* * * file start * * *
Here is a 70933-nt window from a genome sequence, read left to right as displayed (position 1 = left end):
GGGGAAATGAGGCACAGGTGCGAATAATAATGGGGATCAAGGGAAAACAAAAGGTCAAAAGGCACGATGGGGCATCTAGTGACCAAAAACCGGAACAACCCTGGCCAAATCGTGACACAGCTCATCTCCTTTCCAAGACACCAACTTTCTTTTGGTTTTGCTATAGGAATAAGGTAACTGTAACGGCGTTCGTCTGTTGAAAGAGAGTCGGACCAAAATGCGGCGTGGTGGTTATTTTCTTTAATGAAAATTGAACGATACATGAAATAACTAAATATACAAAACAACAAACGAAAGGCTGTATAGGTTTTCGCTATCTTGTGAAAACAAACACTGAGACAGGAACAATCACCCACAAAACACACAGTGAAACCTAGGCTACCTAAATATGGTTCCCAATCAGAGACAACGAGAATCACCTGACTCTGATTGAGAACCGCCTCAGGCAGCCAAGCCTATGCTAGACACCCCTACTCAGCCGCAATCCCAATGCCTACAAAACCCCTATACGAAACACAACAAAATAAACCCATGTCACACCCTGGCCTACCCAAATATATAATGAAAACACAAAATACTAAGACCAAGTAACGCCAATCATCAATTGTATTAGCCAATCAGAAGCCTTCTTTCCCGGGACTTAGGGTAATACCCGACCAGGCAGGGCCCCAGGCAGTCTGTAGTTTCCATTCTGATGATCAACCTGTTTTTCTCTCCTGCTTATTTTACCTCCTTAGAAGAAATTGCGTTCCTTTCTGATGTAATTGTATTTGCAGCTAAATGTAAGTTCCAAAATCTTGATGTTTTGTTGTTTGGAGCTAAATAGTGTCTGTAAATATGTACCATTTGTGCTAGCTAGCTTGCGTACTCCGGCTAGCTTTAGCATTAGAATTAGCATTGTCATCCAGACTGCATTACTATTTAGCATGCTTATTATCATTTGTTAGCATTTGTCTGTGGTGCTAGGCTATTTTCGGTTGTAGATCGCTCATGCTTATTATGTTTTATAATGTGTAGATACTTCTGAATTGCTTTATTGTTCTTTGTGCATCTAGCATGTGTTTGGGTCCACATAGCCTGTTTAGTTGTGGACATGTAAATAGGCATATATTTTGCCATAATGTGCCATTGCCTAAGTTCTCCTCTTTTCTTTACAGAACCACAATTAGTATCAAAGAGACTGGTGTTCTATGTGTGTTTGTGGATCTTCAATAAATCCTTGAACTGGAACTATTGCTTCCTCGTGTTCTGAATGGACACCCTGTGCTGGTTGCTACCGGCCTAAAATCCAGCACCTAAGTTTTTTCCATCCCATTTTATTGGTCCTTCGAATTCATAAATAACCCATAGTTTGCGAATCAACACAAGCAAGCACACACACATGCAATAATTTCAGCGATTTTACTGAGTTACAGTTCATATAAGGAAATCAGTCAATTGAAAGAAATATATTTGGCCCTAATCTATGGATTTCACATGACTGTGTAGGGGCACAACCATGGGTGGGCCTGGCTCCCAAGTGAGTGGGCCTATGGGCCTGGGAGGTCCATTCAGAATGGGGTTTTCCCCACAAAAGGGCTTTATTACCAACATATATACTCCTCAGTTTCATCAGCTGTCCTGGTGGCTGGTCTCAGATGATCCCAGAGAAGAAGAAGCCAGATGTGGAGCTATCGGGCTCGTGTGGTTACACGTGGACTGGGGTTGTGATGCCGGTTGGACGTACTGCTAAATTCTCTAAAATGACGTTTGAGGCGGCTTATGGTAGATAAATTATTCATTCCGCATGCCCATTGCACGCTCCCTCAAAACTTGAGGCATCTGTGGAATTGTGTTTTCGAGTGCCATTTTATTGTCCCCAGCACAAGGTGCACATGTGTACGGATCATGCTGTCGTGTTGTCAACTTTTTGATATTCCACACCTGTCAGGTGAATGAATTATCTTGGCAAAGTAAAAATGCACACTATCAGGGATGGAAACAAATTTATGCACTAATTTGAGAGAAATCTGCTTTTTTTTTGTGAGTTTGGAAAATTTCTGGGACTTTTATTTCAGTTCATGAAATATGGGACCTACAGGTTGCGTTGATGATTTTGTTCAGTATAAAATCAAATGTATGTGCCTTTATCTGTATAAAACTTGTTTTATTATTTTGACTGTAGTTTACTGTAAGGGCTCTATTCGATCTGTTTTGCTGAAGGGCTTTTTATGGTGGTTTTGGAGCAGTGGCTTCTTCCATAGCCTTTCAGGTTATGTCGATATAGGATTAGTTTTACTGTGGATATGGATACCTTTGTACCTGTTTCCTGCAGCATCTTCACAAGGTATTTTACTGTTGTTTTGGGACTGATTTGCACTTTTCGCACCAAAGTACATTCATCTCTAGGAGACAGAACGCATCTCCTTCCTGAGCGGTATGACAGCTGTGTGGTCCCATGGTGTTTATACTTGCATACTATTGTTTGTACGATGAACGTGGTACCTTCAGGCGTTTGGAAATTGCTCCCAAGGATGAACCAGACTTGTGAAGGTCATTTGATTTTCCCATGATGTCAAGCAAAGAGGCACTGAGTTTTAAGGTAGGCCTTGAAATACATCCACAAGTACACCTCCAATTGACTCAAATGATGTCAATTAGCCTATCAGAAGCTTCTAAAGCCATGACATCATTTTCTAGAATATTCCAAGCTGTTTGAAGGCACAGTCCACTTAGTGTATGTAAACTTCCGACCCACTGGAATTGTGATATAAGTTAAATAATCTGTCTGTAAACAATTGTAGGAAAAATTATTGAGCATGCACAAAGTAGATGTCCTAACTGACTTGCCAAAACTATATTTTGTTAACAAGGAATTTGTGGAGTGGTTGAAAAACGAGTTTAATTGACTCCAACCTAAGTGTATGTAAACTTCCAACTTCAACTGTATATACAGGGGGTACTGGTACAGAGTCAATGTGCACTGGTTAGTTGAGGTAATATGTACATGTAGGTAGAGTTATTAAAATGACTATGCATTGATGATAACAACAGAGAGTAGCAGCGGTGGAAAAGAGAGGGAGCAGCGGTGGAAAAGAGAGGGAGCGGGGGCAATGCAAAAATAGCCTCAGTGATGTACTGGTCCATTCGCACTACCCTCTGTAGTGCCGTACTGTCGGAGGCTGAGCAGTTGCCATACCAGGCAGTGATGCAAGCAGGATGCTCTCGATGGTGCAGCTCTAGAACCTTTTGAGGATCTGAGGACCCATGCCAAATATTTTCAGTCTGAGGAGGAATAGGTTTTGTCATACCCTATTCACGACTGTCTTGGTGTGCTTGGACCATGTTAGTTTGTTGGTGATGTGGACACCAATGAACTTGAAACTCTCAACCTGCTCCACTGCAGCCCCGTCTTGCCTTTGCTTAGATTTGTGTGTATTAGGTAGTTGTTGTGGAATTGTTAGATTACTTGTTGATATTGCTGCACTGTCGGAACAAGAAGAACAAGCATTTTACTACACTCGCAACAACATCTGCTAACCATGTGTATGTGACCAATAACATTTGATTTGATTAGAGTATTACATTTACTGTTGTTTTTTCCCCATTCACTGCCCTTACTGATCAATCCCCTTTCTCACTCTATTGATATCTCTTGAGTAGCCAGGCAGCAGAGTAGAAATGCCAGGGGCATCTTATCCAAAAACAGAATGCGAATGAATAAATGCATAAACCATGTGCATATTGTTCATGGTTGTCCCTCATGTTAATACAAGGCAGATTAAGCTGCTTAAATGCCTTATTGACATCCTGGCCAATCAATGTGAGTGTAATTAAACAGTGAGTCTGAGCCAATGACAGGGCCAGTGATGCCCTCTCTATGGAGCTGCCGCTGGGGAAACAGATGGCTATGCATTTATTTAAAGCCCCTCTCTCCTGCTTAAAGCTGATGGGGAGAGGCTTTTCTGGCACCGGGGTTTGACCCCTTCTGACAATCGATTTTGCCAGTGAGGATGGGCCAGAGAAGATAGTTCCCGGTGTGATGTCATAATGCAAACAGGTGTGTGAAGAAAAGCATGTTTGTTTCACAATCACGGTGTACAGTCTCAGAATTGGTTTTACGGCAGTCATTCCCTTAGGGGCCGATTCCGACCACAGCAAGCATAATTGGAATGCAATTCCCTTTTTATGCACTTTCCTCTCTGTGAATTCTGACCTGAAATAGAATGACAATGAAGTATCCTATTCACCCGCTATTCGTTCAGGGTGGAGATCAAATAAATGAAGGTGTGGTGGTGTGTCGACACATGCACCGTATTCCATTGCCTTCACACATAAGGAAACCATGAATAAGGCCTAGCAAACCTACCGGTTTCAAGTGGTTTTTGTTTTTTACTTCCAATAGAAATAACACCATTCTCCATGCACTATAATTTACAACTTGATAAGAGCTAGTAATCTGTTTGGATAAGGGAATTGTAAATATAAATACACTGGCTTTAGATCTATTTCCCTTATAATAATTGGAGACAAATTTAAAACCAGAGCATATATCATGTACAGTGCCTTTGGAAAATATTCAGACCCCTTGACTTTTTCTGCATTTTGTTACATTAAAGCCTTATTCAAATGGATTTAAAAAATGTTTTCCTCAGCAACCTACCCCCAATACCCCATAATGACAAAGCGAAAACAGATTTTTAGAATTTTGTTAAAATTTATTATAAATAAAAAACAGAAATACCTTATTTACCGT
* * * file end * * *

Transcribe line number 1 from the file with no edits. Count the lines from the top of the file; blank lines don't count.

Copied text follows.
Here is a 70933-nt window from a genome sequence, read left to right as displayed (position 1 = left end):